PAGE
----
Rajesh Mani, Director of Presales, Supply Chain Apps, Bristlecone
Ever since the onset of the COVID-19 disruption, I have come across many organizations and ‘initiatives of the month’ focusing on improving supply chain visibility. This got me thinking about the nuances of supply chain visibility – what is it and why should organizations care about it, at this moment in time?
Supply chain visibility means different things to different audiences. Depending on where they are in the value chain, their opportunities, pain points and motivations tend to vary.
Let me illustrate with a few examples from my experiences:
1. With consumers seeking better customer experiences, retailers have the opportunity to maximize sales.
A couple of years ago, I was shopping for tiles for a personal home décor project. I visited a popular outlet but found that the tiles I wanted weren’t in stock. In order to quote a lead time, the customer representative had to follow a long, drawn-out process of calling the tile distributor in the state of Washington and leaving a message – only to finally get back to me the next day to tell me that the shipment might be available around next week.
I couldn’t wait for an ambiguous amount of time and decided to go to the competitor across the street for a tile that was going to be assuredly available the following day. It was the uncertainty of whether the product would be available that drove my purchase decision. I chose predictable availability.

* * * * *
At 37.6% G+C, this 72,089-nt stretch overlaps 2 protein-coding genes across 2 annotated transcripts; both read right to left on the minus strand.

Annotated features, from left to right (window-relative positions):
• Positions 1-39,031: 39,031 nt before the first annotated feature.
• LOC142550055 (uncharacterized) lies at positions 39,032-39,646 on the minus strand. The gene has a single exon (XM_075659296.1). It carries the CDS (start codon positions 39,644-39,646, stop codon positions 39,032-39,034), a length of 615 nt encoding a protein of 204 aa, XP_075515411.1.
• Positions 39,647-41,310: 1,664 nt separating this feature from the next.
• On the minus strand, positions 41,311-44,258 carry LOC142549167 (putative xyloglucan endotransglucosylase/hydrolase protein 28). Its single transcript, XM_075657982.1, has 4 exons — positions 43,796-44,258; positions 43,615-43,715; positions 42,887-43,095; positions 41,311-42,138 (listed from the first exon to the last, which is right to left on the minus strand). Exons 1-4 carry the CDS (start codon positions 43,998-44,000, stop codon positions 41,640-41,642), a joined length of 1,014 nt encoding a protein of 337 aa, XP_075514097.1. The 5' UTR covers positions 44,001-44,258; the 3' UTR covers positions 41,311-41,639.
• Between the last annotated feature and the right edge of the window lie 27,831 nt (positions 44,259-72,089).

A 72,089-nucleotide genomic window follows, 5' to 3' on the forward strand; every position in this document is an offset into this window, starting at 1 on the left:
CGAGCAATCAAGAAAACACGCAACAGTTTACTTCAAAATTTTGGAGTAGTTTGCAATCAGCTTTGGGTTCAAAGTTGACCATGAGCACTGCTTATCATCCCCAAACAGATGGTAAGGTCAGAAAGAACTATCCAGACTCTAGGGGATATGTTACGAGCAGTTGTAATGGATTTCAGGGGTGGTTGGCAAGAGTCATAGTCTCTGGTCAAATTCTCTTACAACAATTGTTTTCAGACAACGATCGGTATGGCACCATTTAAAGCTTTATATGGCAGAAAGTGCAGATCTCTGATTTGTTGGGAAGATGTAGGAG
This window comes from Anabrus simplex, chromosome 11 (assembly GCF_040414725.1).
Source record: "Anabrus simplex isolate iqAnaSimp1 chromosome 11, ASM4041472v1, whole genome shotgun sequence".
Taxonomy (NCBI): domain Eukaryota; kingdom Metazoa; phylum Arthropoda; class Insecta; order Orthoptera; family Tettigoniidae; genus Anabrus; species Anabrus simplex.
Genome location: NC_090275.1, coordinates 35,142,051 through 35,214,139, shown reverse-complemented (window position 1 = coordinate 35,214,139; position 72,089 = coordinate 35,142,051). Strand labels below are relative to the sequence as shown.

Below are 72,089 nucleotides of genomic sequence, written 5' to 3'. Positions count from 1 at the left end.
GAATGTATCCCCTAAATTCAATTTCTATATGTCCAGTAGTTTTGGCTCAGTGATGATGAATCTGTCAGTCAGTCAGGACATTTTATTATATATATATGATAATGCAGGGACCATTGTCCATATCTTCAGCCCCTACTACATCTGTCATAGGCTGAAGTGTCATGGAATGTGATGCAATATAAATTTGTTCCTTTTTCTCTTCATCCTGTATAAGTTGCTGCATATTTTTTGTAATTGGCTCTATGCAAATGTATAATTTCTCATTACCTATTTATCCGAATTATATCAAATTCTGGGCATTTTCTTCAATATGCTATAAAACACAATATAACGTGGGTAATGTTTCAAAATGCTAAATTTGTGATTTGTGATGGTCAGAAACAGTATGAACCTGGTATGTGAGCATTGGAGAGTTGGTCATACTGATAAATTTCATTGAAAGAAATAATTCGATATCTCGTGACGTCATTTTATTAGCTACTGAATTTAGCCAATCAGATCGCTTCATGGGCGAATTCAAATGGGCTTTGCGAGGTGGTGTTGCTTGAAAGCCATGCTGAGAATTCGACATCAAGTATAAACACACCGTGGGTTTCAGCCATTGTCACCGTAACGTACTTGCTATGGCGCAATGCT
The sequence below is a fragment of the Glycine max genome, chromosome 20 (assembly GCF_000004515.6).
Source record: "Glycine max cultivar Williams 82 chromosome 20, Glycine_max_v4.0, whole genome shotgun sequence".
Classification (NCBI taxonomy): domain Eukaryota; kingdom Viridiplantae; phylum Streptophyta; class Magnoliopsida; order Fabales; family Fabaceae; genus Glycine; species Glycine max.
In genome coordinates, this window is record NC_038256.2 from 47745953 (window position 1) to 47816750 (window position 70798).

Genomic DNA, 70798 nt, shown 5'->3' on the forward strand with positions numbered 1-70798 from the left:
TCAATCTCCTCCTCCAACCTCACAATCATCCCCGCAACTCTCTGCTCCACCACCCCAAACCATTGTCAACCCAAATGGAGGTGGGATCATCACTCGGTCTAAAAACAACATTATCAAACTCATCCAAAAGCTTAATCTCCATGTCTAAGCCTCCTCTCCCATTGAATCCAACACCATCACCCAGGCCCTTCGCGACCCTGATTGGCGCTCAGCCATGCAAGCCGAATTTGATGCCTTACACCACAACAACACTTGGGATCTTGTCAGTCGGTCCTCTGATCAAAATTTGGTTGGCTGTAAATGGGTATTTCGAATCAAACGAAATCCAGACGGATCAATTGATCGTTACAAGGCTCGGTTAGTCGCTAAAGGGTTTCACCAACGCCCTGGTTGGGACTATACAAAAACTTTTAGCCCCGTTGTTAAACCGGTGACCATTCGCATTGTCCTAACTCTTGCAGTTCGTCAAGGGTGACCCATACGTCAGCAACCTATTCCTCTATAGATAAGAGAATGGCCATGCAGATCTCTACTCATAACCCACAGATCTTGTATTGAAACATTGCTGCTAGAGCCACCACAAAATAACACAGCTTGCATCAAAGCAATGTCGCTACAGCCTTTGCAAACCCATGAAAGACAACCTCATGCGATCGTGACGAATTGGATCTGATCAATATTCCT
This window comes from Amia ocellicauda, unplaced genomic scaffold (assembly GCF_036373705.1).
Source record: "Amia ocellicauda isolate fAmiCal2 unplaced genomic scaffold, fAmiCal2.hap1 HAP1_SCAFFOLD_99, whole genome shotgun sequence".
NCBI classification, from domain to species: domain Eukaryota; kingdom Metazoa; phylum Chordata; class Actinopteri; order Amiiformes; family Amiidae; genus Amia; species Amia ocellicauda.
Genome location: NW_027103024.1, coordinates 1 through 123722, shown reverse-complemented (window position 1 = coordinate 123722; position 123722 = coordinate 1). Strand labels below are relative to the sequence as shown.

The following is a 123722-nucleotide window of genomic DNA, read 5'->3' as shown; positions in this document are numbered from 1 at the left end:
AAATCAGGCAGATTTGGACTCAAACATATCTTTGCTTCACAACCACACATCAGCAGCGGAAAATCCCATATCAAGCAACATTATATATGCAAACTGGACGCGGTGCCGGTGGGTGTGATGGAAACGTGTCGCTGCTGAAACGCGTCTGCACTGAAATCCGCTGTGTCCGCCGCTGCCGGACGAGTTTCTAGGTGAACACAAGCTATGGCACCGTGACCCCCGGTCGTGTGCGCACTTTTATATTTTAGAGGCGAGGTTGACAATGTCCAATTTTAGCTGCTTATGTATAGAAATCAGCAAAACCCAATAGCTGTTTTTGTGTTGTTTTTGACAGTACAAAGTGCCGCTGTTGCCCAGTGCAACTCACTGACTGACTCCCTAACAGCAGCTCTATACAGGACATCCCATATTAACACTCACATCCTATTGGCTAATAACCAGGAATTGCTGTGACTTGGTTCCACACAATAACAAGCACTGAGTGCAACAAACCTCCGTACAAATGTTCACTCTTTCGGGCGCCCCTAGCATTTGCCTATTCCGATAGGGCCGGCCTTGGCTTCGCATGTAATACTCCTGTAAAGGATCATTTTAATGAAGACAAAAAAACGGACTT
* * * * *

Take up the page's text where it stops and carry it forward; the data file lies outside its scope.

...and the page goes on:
However, I did like the unique tiles and the expert design assistance offered by the first retailer and thought through what could have been an ideal customer experience for me:
- The tile retailer having the ability to look up the current inventory of the distributor online.
- Ensuring my order would be included in the earliest shipment that the distributor was planning to make from Seattle to the Oakland warehouse.
- Giving me a confirmed delivery date that would then help me schedule an appointment with my contractor.
2. New sources of revenue and increased staff productivity await logistics service providers.
Recently, in a conversation with a leading U.S.-based freight forwarder, who moved goods like tiles, he emphasized how important it is for his business to be able to predict delivery of goods from the port to the factory warehouse.
The ability to provide advance visibility to delivery windows helps him bid higher-margin, time-sensitive product shipments and grow his business. Supply chain visibility has allowed him to grow his portfolio from just moving tiles to now bidding on automotive components from suppliers to facilities that operate on just-in-time supply plans and make a bigger profit.
In order to achieve a realistic ETA that could dynamically vary, the freight forwarder needed deeper, reliable visibility into port operations such as traffic into the port, any containers that are held up, weather conditions en route to the warehouse, etc. Ensuring on-time delivery of goods is a complex problem with multiple variables that need to be closely monitored.